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Cuba has been left out for too long

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  • Walter Lippmann
    (Lord Moynihan is shadow minister for sport, a former minister in the Thatcher government and chairman of the UK Cuba Initiative. As a Conservative, he opposes
    Message 1 of 1 , Jul 1, 2003
      (Lord Moynihan is shadow minister for sport,
      a former minister in the Thatcher government
      and chairman of the UK Cuba Initiative. As a
      Conservative, he opposes the Blair policy of
      falling in step behind US anti-Cuba moves as
      ineffective. While he is not a supporter of the
      Cuban Revolution, he nevertheless opposes
      the blockade and wants to maintain and to
      increase trade and other contacts with Cuba. )

      Cuba has been left out for too long

      Britain and Europe must break with 40 years of failed US

      Colin Moynihan
      Tuesday July 1, 2003
      The Guardian

      The past few months have seen a sharp escalation of tension
      in relations between Cuba and the US. But unlike in the
      past, this time the EU has jumped firmly on to the
      anti-Havana bandwagon. While the situation has yet to reach
      crisis point, it is certainly serious. In the House of Lords
      debate on Cuba last week, the British government was
      uncompromising in its attitude.

      The question is how best to integrate Cuba, the only
      socialist state in the Americas, into the western
      hemisphere. Should it be through isolation and coercion, or
      through dialogue and mutually agreed incentives? In May, I
      led a British trade delegation to Havana, as someone who
      believes that constructive engagement and expanded trade are
      the best ways to encourage change and to bolster civil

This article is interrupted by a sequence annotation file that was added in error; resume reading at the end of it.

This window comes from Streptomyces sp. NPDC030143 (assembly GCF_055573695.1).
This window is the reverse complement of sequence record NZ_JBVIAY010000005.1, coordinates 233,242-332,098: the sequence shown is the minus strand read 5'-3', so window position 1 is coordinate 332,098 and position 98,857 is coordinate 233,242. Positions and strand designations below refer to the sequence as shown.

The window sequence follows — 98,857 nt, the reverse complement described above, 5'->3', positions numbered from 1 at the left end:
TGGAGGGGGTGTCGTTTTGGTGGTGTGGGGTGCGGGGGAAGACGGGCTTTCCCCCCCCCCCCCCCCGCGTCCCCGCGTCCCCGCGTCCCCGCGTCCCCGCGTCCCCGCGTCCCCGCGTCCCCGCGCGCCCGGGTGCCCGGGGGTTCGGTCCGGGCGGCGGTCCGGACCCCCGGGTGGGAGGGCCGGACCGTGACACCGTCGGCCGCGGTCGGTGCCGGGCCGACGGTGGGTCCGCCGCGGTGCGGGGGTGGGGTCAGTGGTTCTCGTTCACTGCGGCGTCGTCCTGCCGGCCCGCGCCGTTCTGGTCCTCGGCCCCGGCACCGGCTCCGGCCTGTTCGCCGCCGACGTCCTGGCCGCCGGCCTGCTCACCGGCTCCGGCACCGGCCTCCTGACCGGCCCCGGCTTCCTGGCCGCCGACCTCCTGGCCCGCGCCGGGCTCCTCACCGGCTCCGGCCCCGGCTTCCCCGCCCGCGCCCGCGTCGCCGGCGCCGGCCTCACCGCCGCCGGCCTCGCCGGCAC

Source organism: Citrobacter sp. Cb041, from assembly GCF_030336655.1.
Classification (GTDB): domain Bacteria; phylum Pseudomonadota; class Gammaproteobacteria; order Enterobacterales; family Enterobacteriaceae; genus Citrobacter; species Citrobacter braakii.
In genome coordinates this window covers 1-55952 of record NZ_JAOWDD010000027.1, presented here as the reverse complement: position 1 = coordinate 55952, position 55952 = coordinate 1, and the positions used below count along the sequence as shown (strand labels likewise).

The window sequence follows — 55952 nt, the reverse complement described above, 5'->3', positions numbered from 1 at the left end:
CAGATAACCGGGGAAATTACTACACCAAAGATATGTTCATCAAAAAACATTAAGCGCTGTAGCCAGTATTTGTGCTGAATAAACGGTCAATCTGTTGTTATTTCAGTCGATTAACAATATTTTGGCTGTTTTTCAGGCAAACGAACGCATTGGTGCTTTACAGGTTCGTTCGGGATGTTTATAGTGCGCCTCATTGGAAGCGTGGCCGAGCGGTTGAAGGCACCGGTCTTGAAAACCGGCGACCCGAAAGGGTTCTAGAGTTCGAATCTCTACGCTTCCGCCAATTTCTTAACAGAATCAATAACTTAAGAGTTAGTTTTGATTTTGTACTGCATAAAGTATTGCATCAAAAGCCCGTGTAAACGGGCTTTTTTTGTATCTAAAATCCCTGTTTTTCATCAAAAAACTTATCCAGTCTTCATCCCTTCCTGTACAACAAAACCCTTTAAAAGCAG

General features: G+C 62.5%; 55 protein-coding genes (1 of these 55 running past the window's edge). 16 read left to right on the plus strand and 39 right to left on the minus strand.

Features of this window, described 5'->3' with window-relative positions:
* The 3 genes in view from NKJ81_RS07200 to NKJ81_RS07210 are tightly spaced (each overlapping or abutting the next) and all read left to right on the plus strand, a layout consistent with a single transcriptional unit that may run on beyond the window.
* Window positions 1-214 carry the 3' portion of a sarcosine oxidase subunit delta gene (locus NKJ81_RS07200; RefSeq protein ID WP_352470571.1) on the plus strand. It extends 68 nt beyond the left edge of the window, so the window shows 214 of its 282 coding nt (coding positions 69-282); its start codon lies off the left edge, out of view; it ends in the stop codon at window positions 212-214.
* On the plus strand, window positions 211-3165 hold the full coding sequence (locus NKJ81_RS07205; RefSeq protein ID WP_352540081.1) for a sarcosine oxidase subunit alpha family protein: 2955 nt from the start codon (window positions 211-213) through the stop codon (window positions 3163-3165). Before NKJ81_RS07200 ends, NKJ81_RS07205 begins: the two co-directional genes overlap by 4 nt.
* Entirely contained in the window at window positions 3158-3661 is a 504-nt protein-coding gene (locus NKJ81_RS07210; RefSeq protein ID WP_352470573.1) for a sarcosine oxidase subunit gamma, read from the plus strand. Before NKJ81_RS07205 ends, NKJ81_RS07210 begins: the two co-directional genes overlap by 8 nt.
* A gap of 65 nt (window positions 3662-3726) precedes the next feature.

Earlier that month, Cuba arrested more than 70 opposition
      activists. This brought long prison sentences for most and
      the execution of three ferry hijackers. The severity of the
      government's crack-down, and the human rights issues it
      raised, provoked widespread international condemnation,
      risking repercussions from the outside world, not least from
      its mighty neighbour.

      That new low point in US-Cuba relations has been mirrored on
      this side of the Atlantic, with the EU downgrading
      diplomatic contacts and postponing Cuba's application to
      join the Cotonou convention, the treaty on trade and aid
      between Europe and 77 developing nations.

      Britain has been at the forefront of orchestrating this new
      EU approach. The reaction of many in government has been
      predictable - a default to the tendency to shadow America's
      unreasonable lead and to turn this country's back on

      While the present situation is a serious setback, I believe
      there is an alternative. Engagement and dialogue wherever
      possible has always been the British approach to achieving
      foreign affairs goals and encouraging improved standards, or
      else we would not have diplomatic missions in North Korea,